I'm working on a jazz arrangement and i was thinking of a walking bass, brushes on the drums, some chord stabs and fills for the piano, but as for the guitar it's a bit difficult. I want to write in the style of Freddie Green. But I have one major problem, which is the chord voicings. I tried writing some but they were clashing with the bass, and I'm not sure if going higher in the fret board would give me the sound i might want. So I need advice on how to improve the voicings and if there is any other comping rhythm similar to Freddie Green I can use.

Here is an example of the arrangement similar to what i want to do:


A quick note if it helps you to answer: the song I'm arranging uses the circle of fifths chord progression.

  • 2
    The guitar player will know how to voice the chords.
    – PiedPiper
    Commented Nov 19, 2021 at 20:04
  • 2
    You'll probably get a good answer here, but you'll also find some good resources by searching "Freddie Green voicings" on Google. There shouldn't be any clashing with the bass--it shouldn't be playing that high normally. These resources may help: 1, 2, 3
    – jdjazz
    Commented Nov 20, 2021 at 2:39
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    I was going to comment that Freddie was more rhythm than harmony, but the second link from @jdjazz really makes that point better than I could. Commented Nov 20, 2021 at 6:13
  • @DaveJacoby, is that true? I know people usually think of Freddie Green = 4-to-the-floor, but I think that's an oversimplification. I know he had a distinct approach to harmony. Doesn't the second link describes specific fingerings/ voicings? I don't play guitar and can't read tab--I'm asking in earnest.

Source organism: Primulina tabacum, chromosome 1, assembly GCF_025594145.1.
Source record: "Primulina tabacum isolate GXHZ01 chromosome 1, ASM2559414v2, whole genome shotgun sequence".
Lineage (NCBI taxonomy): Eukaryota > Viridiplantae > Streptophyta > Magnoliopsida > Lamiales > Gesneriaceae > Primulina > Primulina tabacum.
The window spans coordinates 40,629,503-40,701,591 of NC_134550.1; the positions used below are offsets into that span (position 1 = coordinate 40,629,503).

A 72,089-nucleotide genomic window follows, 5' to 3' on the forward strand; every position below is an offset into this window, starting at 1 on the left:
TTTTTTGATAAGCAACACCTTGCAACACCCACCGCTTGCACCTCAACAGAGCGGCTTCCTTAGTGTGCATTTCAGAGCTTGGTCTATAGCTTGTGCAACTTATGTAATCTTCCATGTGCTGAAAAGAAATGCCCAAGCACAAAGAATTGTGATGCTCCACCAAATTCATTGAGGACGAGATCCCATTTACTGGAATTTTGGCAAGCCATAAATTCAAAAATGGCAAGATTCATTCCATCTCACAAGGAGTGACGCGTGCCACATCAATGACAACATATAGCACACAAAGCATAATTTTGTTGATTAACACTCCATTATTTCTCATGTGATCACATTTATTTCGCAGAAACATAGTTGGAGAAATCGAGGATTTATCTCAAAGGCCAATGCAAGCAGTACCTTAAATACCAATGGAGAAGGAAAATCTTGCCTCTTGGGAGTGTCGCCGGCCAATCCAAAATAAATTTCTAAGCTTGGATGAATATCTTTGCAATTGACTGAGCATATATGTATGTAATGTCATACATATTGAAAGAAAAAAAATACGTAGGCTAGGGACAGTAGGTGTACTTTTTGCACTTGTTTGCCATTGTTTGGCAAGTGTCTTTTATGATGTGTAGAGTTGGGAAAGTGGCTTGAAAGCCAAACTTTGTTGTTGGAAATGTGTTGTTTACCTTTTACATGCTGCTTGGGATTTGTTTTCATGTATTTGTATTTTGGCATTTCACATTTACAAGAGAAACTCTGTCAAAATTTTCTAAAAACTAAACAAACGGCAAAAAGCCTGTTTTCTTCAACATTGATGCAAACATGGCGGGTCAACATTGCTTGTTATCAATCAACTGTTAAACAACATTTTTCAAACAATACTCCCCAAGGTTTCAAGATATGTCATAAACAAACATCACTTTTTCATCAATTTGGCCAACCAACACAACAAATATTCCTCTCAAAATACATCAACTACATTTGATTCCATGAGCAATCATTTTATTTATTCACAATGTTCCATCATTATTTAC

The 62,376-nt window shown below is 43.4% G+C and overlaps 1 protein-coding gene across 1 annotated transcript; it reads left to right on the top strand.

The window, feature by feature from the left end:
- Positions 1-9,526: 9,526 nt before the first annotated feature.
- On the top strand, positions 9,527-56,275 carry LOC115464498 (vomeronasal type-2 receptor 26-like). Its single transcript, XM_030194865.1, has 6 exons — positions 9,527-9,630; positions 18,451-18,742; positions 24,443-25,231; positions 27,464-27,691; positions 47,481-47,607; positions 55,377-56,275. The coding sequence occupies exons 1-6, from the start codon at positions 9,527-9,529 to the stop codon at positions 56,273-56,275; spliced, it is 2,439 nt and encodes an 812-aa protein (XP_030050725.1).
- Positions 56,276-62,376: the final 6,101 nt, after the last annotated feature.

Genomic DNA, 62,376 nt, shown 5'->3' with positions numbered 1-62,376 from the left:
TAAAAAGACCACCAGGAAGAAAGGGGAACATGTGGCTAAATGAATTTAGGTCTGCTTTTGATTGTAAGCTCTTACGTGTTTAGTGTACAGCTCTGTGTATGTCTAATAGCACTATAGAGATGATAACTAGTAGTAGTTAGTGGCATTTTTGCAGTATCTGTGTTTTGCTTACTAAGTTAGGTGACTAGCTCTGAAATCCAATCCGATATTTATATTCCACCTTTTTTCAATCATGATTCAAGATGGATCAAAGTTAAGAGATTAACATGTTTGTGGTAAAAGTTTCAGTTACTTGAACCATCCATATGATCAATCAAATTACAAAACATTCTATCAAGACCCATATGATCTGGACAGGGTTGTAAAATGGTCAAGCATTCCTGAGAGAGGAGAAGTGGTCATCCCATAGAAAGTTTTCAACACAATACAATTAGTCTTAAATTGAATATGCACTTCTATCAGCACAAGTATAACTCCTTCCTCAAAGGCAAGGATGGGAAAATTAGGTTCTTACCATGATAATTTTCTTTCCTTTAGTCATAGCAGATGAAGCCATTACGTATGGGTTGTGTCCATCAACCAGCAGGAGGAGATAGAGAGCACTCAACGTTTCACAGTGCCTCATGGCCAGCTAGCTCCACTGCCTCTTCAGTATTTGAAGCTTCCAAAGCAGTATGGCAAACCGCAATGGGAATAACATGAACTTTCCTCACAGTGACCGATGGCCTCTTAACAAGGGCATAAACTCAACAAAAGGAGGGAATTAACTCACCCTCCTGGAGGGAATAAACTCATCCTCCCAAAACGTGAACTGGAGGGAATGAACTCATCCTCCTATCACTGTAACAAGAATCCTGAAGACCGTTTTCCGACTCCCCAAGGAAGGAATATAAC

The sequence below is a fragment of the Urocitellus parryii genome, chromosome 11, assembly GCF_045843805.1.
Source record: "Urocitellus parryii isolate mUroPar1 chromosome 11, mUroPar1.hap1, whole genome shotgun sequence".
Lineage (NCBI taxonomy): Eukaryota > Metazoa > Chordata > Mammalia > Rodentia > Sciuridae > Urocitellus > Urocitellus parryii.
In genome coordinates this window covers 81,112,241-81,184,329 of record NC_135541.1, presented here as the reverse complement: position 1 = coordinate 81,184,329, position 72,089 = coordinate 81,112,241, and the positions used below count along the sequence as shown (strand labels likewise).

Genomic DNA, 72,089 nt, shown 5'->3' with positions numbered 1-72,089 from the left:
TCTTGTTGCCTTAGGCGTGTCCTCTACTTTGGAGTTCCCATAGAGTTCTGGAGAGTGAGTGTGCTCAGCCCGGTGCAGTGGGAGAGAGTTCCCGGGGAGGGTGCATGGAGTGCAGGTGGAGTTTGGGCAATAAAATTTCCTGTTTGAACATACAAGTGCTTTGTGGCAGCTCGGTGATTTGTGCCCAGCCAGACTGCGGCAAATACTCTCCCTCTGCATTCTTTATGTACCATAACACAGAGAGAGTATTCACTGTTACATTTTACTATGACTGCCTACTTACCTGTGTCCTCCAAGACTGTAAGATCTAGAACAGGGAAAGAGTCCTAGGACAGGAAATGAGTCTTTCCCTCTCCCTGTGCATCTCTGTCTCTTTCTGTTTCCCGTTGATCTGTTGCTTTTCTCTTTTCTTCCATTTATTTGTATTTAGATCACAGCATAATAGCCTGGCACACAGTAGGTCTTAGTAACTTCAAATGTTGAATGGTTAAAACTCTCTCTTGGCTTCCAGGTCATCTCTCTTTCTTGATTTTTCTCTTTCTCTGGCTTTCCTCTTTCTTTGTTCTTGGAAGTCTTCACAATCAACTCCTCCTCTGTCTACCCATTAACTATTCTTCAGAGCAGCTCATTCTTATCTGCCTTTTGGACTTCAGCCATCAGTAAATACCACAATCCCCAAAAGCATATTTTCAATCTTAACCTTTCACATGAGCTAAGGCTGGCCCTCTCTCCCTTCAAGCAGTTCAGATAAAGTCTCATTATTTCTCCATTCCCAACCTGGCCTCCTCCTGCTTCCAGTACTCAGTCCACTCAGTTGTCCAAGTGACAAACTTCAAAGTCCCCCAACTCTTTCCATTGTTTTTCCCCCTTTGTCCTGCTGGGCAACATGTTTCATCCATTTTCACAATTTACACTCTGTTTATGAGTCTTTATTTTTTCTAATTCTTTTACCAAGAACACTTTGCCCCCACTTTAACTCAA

– jdjazz
    Commented Nov 20, 2021 at 17:50
  • @jdjazz Yes, as I understand it. Roughly, a whole lot of thunk with a bit of chord tone. If both the bass and guitar are playing notes from the same chord, I don't see why they should be clashing. Commented Nov 21, 2021 at 1:27

1 Answer 1


Freddie Green had fairly unique style. He would fret complete chord voicings but mute most of the strings and only have one string ringing (mostly the D string). With the right hand he would mostly play straight quarters.

This makes his contribution a mixture of rhythm instrument keeping the beat while at the same time playing single line.

I'm guessing that this was partly motivated by basic physics: He played only acoustic guitar which is a fairly soft instrument. You really need to optimize "audibility" to be heard at all inside a large big band. Complicated chords are rhythms would just be drowned out. Staying on the D-string helps to stay below most horn parts but above the bass, so it's relatively "sparsely" populated frequency range.

The most tricky part is what "line" to play. You want something that augments the melody without clashing with the other supporting voices or the bass and also "hints" at what the full chord would be. And then the whole thing needs to fit into the fairly limited usable range of the acoustic D-string (which is maybe an octave).

Playing guitar in a big band is an interesting experience: While pretty much every instrument's part is written out in excruciating detail, the guitar player just gets a chord sheet with some vague suggestions of what might work here or not. Most important info: "play something" vs "shut up" :-)


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